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 Asking For Help: A Leadership Strength

“Alone we can do so little, together we can do so much.” – Helen Keller

Let’s face it: being a leader in a fast-paced, complex organisation can feel overwhelming at the best of times. The constant pressure to perform, the endless to-do lists, and the expectation to have all the answers can make anyone feel like they’re on the brink. And yet, many women hesitate to ask for help, fearing that it will be seen as a sign of weakness or incompetence. We believe asking for help is actually a sign of strength and confidence.

You’ve heard the stories of the lone hero, who single-handedly overcomes insurmountable odds. But in reality, leadership isn’t about going it alone. When you try to do everything yourself, you not only risk burnout, unnecessary stress and overwhelm but also miss out on the valuable insights and perspectives that others can offer.

We believe it is about recognising the strengths and contributions of those around you and leveraging their strengths to achieve collective success. Creating spaces for collaboration and cooperation are innate feminine powers – it is time to leverage yours! 

Brené Brown reminds us that vulnerability is not a weakness but a measure of courage. When you ask for help, you’re demonstrating that you’re secure enough in your own abilities to recognise when you need support. It’s a powerful message to your team that it’s safe to be human, to have limitations and to seek assistance when needed.

Build support around you

One of the most effective ways to ensure you don’t burn out is to build a strong support network around you. This group could consist of colleagues, mentors and friends who you can turn to when you need to share your worries, collaborate on solutions, and simply feel understood and accepted.

Share Your Worries: Having a trusted group with whom you can share your concerns and fears can be incredibly therapeutic and also inspirational. It reminds you that you’re not alone and that others have faced and overcome similar challenges.

Collaborate to Build Solutions: Two heads are better than one, and five are better than two. When you collaborate with others, you tap into a wealth of knowledge and experience that can help you find creative and effective solutions to problems.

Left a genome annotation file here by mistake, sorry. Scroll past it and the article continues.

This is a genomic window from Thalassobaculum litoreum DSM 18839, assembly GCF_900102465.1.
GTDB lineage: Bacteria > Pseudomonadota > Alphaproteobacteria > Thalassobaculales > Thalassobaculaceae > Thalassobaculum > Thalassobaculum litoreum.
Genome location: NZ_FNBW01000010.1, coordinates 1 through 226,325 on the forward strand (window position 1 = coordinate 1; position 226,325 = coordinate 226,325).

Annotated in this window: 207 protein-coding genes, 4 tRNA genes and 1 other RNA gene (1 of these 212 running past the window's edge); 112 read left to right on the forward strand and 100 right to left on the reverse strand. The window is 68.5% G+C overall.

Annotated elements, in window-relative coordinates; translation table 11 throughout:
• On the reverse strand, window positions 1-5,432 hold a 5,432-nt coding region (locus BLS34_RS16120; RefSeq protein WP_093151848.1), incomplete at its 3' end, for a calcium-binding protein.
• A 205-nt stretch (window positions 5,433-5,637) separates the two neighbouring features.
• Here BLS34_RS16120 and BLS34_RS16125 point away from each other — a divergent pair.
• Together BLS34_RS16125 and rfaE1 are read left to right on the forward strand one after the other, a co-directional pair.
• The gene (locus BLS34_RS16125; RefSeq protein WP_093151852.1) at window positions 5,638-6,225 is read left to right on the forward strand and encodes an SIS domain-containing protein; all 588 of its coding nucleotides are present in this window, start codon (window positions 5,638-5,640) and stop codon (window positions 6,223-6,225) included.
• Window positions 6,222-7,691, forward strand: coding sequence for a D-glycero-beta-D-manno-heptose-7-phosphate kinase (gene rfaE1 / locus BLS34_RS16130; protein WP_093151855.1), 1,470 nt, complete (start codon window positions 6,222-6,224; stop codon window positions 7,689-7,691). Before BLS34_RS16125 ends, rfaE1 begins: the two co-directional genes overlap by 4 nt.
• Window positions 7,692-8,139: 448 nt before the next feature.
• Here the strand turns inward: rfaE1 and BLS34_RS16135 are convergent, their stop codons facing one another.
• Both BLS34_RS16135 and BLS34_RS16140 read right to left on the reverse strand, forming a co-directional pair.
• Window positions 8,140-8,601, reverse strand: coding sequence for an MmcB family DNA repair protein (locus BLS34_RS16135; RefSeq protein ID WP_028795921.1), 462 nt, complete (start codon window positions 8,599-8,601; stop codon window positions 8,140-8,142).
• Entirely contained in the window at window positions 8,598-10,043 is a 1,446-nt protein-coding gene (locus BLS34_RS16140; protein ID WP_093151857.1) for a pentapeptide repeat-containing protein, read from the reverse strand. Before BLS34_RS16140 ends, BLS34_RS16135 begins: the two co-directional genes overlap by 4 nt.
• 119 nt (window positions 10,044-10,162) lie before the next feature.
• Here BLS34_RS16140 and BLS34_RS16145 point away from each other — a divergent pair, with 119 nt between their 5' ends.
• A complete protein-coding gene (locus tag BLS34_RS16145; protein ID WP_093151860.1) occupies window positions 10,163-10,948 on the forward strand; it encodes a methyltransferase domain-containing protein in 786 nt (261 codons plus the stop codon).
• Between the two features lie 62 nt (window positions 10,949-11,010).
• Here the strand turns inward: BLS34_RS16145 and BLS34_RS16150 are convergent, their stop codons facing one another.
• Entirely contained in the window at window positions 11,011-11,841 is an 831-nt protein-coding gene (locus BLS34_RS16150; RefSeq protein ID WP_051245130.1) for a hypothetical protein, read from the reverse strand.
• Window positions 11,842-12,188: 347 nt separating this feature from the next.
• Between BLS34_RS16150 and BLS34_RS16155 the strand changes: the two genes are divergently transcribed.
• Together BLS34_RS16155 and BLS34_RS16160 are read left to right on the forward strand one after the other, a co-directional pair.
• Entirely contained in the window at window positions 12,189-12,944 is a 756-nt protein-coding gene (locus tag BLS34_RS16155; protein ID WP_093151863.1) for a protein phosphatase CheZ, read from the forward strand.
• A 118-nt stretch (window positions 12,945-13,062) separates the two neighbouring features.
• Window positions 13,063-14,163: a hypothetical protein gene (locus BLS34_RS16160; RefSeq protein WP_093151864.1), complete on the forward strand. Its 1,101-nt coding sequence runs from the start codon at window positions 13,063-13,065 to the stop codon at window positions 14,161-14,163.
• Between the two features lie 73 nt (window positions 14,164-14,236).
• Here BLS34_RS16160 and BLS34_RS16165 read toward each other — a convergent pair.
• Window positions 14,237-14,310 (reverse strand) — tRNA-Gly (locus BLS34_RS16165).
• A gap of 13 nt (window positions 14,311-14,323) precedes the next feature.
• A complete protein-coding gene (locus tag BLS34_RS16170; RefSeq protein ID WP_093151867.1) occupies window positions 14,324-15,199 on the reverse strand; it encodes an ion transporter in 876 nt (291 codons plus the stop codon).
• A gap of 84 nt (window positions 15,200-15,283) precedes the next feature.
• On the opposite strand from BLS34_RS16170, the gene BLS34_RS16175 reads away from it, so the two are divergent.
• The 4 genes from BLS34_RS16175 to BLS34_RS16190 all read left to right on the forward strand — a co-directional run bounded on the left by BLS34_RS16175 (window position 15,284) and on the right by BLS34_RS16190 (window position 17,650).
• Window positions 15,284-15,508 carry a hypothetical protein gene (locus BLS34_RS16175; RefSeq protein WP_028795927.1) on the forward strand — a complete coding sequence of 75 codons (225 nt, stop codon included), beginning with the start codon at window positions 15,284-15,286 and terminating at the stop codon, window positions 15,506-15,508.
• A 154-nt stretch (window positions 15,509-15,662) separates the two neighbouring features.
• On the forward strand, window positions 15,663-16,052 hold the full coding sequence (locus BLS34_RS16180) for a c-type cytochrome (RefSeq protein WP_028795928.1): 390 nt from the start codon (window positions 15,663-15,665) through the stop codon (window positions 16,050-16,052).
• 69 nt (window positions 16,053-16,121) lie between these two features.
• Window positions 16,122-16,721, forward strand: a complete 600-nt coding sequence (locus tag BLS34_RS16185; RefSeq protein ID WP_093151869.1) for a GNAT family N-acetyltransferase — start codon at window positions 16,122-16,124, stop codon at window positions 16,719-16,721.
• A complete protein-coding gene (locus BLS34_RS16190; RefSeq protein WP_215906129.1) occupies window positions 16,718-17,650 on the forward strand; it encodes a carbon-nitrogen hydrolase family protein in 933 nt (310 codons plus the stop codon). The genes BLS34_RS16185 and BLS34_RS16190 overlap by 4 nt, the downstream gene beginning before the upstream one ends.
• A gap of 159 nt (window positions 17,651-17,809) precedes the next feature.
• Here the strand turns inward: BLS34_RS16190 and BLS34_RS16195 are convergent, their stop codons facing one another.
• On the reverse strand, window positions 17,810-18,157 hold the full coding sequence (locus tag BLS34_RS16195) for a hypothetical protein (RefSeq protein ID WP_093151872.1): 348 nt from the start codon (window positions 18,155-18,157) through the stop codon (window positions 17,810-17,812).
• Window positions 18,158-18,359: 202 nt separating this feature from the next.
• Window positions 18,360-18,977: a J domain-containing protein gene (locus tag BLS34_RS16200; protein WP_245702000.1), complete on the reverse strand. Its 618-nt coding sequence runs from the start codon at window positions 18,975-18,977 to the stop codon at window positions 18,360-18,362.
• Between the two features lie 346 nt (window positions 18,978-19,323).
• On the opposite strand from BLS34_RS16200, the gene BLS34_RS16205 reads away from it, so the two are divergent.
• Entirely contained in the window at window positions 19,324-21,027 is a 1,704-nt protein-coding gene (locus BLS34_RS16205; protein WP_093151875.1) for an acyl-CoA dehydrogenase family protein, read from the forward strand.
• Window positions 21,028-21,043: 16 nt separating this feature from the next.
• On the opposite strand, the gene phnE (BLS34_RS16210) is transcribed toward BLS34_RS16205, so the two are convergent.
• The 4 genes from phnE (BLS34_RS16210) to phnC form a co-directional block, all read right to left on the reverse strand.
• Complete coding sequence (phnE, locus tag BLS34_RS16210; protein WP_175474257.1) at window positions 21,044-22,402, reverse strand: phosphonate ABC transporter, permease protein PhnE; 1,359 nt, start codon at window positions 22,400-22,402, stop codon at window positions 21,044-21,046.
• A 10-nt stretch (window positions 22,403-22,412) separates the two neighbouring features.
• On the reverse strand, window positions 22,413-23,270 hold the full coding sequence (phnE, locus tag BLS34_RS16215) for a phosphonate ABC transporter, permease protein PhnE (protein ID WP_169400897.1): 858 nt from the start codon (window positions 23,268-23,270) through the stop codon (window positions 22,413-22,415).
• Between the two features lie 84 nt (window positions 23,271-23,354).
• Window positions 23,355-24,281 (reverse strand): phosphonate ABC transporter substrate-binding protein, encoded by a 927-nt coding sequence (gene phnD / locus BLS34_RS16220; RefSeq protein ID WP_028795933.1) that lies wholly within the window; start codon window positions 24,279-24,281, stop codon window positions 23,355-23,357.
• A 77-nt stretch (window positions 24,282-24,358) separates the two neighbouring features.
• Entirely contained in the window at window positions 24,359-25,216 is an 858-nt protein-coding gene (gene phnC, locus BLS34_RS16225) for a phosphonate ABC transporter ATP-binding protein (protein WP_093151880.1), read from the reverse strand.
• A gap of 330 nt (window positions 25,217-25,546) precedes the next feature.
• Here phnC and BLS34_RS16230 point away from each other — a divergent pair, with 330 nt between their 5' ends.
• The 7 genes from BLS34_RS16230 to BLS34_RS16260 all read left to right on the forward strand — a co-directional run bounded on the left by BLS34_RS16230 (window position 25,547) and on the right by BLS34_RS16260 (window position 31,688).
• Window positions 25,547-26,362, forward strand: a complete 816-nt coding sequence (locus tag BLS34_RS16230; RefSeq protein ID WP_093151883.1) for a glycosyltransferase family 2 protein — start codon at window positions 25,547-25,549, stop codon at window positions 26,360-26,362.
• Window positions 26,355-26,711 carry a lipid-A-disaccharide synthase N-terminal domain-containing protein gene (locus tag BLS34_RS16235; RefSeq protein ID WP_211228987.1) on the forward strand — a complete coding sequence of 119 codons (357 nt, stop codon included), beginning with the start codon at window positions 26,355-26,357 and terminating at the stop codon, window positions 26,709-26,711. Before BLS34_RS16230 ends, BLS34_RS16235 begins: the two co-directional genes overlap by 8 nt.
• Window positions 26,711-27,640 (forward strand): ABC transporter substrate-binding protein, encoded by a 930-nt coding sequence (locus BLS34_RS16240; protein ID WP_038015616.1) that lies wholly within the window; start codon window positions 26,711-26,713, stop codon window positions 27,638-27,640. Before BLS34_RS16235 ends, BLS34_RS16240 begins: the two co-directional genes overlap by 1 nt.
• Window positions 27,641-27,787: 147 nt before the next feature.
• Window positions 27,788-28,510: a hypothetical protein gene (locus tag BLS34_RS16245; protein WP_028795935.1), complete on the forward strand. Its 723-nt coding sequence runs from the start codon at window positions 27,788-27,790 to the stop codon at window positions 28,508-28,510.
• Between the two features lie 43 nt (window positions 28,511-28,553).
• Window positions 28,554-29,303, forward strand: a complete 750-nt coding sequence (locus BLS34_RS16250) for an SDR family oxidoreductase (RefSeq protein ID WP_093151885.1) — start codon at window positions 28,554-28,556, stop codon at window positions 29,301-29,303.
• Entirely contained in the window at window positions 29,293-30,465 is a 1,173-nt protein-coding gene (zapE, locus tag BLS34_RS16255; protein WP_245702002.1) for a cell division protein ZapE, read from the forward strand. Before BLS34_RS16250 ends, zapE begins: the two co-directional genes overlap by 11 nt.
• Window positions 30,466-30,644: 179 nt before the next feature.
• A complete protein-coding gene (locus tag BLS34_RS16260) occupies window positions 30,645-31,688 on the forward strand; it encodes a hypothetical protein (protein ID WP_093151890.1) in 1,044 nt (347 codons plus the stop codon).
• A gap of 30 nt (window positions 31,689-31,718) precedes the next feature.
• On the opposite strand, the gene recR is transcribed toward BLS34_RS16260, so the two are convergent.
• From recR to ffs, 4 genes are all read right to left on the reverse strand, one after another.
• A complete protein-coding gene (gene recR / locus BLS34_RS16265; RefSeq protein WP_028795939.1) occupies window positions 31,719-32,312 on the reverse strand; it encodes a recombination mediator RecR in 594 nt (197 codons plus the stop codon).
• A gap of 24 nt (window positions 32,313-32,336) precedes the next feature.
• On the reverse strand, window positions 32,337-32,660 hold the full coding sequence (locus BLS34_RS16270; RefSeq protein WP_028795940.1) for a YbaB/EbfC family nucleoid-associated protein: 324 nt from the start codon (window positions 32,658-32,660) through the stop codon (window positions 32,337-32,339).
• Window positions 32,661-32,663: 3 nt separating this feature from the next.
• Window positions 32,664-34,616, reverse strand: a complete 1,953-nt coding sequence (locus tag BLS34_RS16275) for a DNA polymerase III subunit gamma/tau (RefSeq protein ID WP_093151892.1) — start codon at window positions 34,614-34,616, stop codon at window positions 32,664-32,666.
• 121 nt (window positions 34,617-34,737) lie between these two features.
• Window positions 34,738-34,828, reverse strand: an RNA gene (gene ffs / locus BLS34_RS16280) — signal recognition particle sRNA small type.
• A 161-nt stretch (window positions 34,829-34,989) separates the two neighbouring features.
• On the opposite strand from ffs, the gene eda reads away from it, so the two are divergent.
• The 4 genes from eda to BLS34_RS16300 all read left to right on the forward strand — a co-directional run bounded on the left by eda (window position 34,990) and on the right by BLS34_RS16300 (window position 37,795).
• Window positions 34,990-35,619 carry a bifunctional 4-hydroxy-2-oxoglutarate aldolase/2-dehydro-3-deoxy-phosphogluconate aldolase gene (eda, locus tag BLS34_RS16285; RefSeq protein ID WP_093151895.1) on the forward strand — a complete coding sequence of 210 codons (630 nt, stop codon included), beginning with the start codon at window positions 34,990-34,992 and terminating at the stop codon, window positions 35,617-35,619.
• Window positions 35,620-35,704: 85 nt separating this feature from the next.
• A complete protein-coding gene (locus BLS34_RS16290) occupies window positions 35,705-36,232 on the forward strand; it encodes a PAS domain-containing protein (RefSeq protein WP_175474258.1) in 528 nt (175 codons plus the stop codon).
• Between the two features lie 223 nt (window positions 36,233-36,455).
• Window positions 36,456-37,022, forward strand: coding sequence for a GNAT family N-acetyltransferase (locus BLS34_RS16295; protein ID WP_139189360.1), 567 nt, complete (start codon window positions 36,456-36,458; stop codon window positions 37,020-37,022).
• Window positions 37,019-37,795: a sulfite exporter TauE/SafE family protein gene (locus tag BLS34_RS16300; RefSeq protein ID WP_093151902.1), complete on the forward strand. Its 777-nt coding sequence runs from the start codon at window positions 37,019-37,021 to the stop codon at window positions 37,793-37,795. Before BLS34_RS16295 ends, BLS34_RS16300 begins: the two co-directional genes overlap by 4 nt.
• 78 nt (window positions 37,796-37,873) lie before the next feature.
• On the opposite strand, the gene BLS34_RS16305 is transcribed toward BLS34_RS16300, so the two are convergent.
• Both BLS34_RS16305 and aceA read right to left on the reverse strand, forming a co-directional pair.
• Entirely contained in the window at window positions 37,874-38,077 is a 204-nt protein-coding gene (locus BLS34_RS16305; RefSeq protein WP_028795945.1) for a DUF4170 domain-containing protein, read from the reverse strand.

Feel Belonging and Acceptance: Being part of a supportive network where you feel accepted for who you are – with all your strengths and weaknesses – can boost your confidence and resilience. It creates a sense of belonging that is crucial for your well-being.

Asking for what you need

Reading that might make you feel the “ick”. Try these tips to make asking easier:

Identify Your Needs: Take a moment to reflect on where you need support. Is it a specific project, a skill you need to develop, or simply someone to brainstorm ideas with?

Choose the Right Person: Think about who in your network has the expertise or perspective that could be helpful. It might be a colleague, a mentor, or even someone outside of work.

Be Clear and Direct: When you ask for help, be specific about what you need. Instead of saying “I’m struggling with this project,” try, “Can you help me brainstorm some ideas for this project? I’m feeling stuck on how to approach it.”

Express Gratitude: Always thank the person for their time and assistance. Let them know how their help has made a difference.

Role Modelling vulnerability to empower others 

By asking for help, you not only lighten your own load but also set a powerful example for your team and other women leaders around you. You show them that it’s okay to seek support, that it’s a normal part of the work process and that it can lead to better outcomes for everyone. This can create a more open, collaborative, and supportive work environment where everyone feels empowered to speak up and contribute.

When you have a strong support network, you create a safety net that you can catch you when you stumble. It provides a space where you can be your authentic self, without the fear of judgment. This collective can offer you different perspectives, help you grow as a leader, and remind you that you’re part of a community. Knowing that you have people who genuinely care about your wellbeing and success can give you the strength to face challenges head-on.

So, the next time you feel overwhelmed, remember that asking for help is not a sign of weakness. It’s a sign of a strong, confident leader who understands the power of collaboration and community. Want to add extra support, wisdom and courage to your leadership style? Drop Sarae and Jen an email at– we coach women managers and leaders to step into their power, ask for what they need and feel aligned with their values.